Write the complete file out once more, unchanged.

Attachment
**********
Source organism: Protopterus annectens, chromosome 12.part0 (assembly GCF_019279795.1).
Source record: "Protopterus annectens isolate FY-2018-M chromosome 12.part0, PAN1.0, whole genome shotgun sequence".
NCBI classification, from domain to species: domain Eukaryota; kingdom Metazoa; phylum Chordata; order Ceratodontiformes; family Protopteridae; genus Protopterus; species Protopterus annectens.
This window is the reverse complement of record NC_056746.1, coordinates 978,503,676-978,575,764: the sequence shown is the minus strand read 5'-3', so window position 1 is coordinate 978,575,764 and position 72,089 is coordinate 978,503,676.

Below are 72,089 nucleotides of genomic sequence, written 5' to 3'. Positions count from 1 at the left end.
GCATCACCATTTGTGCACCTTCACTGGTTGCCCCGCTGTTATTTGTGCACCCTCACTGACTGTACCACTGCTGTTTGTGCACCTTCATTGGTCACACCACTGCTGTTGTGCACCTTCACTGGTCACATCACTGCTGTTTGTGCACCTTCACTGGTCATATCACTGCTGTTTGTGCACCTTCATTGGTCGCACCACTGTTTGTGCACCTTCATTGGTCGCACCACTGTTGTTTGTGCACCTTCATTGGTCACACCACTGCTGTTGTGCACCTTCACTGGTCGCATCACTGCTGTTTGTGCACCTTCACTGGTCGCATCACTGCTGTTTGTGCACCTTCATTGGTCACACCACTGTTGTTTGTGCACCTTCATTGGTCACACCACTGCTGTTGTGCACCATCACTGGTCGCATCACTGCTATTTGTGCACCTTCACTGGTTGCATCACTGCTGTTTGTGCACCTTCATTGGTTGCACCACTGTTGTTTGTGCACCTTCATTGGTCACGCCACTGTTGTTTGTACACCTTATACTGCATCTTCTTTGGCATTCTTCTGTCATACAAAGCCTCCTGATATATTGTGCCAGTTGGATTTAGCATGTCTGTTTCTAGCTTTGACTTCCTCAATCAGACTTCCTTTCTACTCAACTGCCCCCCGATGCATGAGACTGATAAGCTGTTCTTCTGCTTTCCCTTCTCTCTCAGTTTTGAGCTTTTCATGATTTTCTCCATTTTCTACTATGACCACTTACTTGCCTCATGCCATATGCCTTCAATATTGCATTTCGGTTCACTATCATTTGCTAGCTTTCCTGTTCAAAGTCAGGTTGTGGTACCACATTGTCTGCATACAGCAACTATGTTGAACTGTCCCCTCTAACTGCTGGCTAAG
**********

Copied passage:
Source organism: Protopterus annectens, chromosome 12.part0 (assembly GCF_019279795.1).
Source record: "Protopterus annectens isolate FY-2018-M chromosome 12.part0, PAN1.0, whole genome shotgun sequence".
NCBI classification, from domain to species: domain Eukaryota; kingdom Metazoa; phylum Chordata; order Ceratodontiformes; family Protopteridae; genus Protopterus; species Protopterus annectens.
This window is the reverse complement of record NC_056746.1, coordinates 978,503,676-978,575,764: the sequence shown is the minus strand read 5'-3', so window position 1 is coordinate 978,575,764 and position 72,089 is coordinate 978,503,676.

Below are 72,089 nucleotides of genomic sequence, written 5' to 3'. Positions count from 1 at the left end.
GCATCACCATTTGTGCACCTTCACTGGTTGCCCCGCTGTTATTTGTGCACCCTCACTGACTGTACCACTGCTGTTTGTGCACCTTCATTGGTCACACCACTGCTGTTGTGCACCTTCACTGGTCACATCACTGCTGTTTGTGCACCTTCACTGGTCATATCACTGCTGTTTGTGCACCTTCATTGGTCGCACCACTGTTTGTGCACCTTCATTGGTCGCACCACTGTTGTTTGTGCACCTTCATTGGTCACACCACTGCTGTTGTGCACCTTCACTGGTCGCATCACTGCTGTTTGTGCACCTTCACTGGTCGCATCACTGCTGTTTGTGCACCTTCATTGGTCACACCACTGTTGTTTGTGCACCTTCATTGGTCACACCACTGCTGTTGTGCACCATCACTGGTCGCATCACTGCTATTTGTGCACCTTCACTGGTTGCATCACTGCTGTTTGTGCACCTTCATTGGTTGCACCACTGTTGTTTGTGCACCTTCATTGGTCACGCCACTGTTGTTTGTACACCTTATACTGCATCTTCTTTGGCATTCTTCTGTCATACAAAGCCTCCTGATATATTGTGCCAGTTGGATTTAGCATGTCTGTTTCTAGCTTTGACTTCCTCAATCAGACTTCCTTTCTACTCAACTGCCCCCCGATGCATGAGACTGATAAGCTGTTCTTCTGCTTTCCCTTCTCTCTCAGTTTTGAGCTTTTCATGATTTTCTCCATTTTCTACTATGACCACTTACTTGCCTCATGCCATATGCCTTCAATATTGCATTTCGGTTCACTATCATTTGCTAGCTTTCCTGTTCAAAGTCAGGTTGTGGTACCACATTGTCTGCATACAGCAACTATGTTGAACTGTCCCCTCTAACTGCTGGCTAAG